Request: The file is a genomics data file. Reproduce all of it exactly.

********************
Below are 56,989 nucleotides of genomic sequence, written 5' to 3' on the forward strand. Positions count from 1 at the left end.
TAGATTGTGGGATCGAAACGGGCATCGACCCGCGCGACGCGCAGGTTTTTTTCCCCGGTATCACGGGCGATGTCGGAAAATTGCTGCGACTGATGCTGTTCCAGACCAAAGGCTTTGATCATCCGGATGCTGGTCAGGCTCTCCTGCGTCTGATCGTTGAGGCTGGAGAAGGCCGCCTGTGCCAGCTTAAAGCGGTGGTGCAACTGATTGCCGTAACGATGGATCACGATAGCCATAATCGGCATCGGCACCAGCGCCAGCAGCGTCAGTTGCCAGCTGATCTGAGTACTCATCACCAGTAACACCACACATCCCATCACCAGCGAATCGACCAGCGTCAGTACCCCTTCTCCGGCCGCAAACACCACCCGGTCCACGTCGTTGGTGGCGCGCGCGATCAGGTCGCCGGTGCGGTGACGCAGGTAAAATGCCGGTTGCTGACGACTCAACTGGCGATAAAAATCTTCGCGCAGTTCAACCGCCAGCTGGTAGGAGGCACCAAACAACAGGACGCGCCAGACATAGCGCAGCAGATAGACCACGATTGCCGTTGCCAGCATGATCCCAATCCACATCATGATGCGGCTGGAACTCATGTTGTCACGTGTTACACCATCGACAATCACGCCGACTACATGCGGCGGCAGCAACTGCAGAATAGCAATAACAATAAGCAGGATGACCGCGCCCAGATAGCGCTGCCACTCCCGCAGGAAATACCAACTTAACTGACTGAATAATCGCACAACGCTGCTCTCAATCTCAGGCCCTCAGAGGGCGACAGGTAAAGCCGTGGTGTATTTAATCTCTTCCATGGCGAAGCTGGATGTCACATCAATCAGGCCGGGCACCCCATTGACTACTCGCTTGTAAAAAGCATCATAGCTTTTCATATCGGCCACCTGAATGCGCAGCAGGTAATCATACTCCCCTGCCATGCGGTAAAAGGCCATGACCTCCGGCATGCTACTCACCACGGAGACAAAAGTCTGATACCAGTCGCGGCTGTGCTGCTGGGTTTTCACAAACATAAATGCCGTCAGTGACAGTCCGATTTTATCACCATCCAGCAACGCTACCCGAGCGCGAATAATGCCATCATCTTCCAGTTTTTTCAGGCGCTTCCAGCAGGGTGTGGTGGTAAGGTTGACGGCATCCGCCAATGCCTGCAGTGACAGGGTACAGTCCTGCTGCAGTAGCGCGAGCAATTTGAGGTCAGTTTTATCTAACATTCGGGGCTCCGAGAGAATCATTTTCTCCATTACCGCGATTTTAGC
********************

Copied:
Below are 56,989 nucleotides of genomic sequence, written 5' to 3' on the forward strand. Positions count from 1 at the left end.
TAGATTGTGGGATCGAAACGGGCATCGACCCGCGCGACGCGCAGGTTTTTTTCCCCGGTATCACGGGCGATGTCGGAAAATTGCTGCGACTGATGCTGTTCCAGACCAAAGGCTTTGATCATCCGGATGCTGGTCAGGCTCTCCTGCGTCTGATCGTTGAGGCTGGAGAAGGCCGCCTGTGCCAGCTTAAAGCGGTGGTGCAACTGATTGCCGTAACGATGGATCACGATAGCCATAATCGGCATCGGCACCAGCGCCAGCAGCGTCAGTTGCCAGCTGATCTGAGTACTCATCACCAGTAACACCACACATCCCATCACCAGCGAATCGACCAGCGTCAGTACCCCTTCTCCGGCCGCAAACACCACCCGGTCCACGTCGTTGGTGGCGCGCGCGATCAGGTCGCCGGTGCGGTGACGCAGGTAAAATGCCGGTTGCTGACGACTCAACTGGCGATAAAAATCTTCGCGCAGTTCAACCGCCAGCTGGTAGGAGGCACCAAACAACAGGACGCGCCAGACATAGCGCAGCAGATAGACCACGATTGCCGTTGCCAGCATGATCCCAATCCACATCATGATGCGGCTGGAACTCATGTTGTCACGTGTTACACCATCGACAATCACGCCGACTACATGCGGCGGCAGCAACTGCAGAATAGCAATAACAATAAGCAGGATGACCGCGCCCAGATAGCGCTGCCACTCCCGCAGGAAATACCAACTTAACTGACTGAATAATCGCACAACGCTGCTCTCAATCTCAGGCCCTCAGAGGGCGACAGGTAAAGCCGTGGTGTATTTAATCTCTTCCATGGCGAAGCTGGATGTCACATCAATCAGGCCGGGCACCCCATTGACTACTCGCTTGTAAAAAGCATCATAGCTTTTCATATCGGCCACCTGAATGCGCAGCAGGTAATCATACTCCCCTGCCATGCGGTAAAAGGCCATGACCTCCGGCATGCTACTCACCACGGAGACAAAAGTCTGATACCAGTCGCGGCTGTGCTGCTGGGTTTTCACAAACATAAATGCCGTCAGTGACAGTCCGATTTTATCACCATCCAGCAACGCTACCCGAGCGCGAATAATGCCATCATCTTCCAGTTTTTTCAGGCGCTTCCAGCAGGGTGTGGTGGTAAGGTTGACGGCATCCGCCAATGCCTGCAGTGACAGGGTACAGTCCTGCTGCAGTAGCGCGAGCAATTTGAGGTCAGTTTTATCTAACATTCGGGGCTCCGAGAGAATCATTTTCTCCATTACCGCGATTTTAGC